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MLS Is To Salary Cap What Donald Trump Is To Humility – Forbes

Bobby McMahon

I cover the world’s most popular sport, the bad, good and brilliant
When is a salary cap not a salary cap? Based on the salary survey published by the Players Union the answer has to be when it is operated by Major League Soccer. The regulation salary cap for each of the 20 teams is $3.49M but……then comes a myriad of loopholes and exemptions.

So many deviations in fact that rather than a cumulative cap of $70M the guaranteed compensation for the over 560 MLS players in 2015 slightly less than $160M.

No wonder a core competency for a MLS GM is understanding the cap and how to manipulate it rather than any ability to gauge playing talent.

Toronto FC are the leagues big spenders with a wage bill of $22.8M. Next come LA Galaxy ($19.5M) and New York City FC ($17.9M). Orlando City SC and Seattle Sounders are both a smidgen short of $11.5M.

These five clubs (25% of MLS) account for over 52% of the league’s wage bill.

The other 15 clubs are all within a relatively narrow band that stretches from $6.6M (New England Revolution) down to FC Dallas at $3.9M.

MLS-Salaries-443x1940
For years MLS would use the average salary as an indication of how players pay was improving.  But the growth in average salaries was driven far more by the introduction of the Designated Player rule.

Sign a couple of players for $5M each, total the payroll and divide by the player pool and lo and behold the average had gone up for another year.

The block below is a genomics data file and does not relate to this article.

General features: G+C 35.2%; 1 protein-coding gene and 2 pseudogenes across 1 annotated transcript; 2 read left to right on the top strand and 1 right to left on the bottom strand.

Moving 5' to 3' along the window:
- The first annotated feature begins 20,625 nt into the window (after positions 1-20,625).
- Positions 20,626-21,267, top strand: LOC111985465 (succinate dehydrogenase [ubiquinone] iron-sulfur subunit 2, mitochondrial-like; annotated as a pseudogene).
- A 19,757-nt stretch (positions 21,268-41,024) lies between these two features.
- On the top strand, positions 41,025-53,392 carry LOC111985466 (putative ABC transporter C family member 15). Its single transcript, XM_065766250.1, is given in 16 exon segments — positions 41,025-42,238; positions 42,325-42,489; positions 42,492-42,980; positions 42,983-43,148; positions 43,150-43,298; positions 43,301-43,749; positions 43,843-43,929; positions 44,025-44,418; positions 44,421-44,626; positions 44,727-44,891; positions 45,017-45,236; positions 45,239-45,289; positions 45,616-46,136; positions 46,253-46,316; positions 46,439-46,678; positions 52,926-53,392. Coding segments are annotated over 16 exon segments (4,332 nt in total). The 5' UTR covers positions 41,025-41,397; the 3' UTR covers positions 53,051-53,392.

It made for good headlines but it was a grossly unfair representation of what the “average” player was making. The median salary – the number separating the higher half of a data sample from the lower half – is a far better indicator.
MLS-salary
*Guaranteed compensation for players assigned to clubs.

Pay by position

There is also the impact of pay by position. Not surprisingly goalkeepers are the poor relations of MLS as they are in other leagues. The further we move forward the more the average and median salaries increase.

MLS-by-position

Consuming the Pie

The Designated Player rule brought in order to acquire David Beckham in 2007 has proven to be the thin edge of the wedge with the number of such players growing exponentially since then.

But while some have embraced the notion it is clear that others have opted to build in a more homogeneous manner. Some moved down the expensive designated player path only to retreat. New York Bulls are a prime example. RBNY was once home to Thierry Henry, Tim Cahill and Rafa Marquez, but the highest paid player for the Red Bulls is now Bradley Wright-Phillips. Wright-Phillips plundered goals last season in MLS but for years he operated on the margins of the English top flight.

RBNY cut its payroll from $11.3M in 2014 to $3.9M in 2015.

Montreal Impact is another example of a club opting to largely pocket the money once paid to now retired Italian players Marco di Vaio and Alessandro Nesta. Of course, that doesn’t mean that the door has been permanently on such clubs signing designated players, more perhaps a case of keeping the powder dry.

This chart shows how much of each teams’ payroll is consumed by the top earner.

MLS-consumption

The LA Galaxy are now operating with the equivalent of four designated players. The payroll is so top heavy that managing the disparity must be an ongoing tax on the Galaxy management and coaching staff’s power of persuasion.

MLS-LAG
The situation at Toronto FC is similar with three highly paid designated players while the others play the role of something akin to the 1%.

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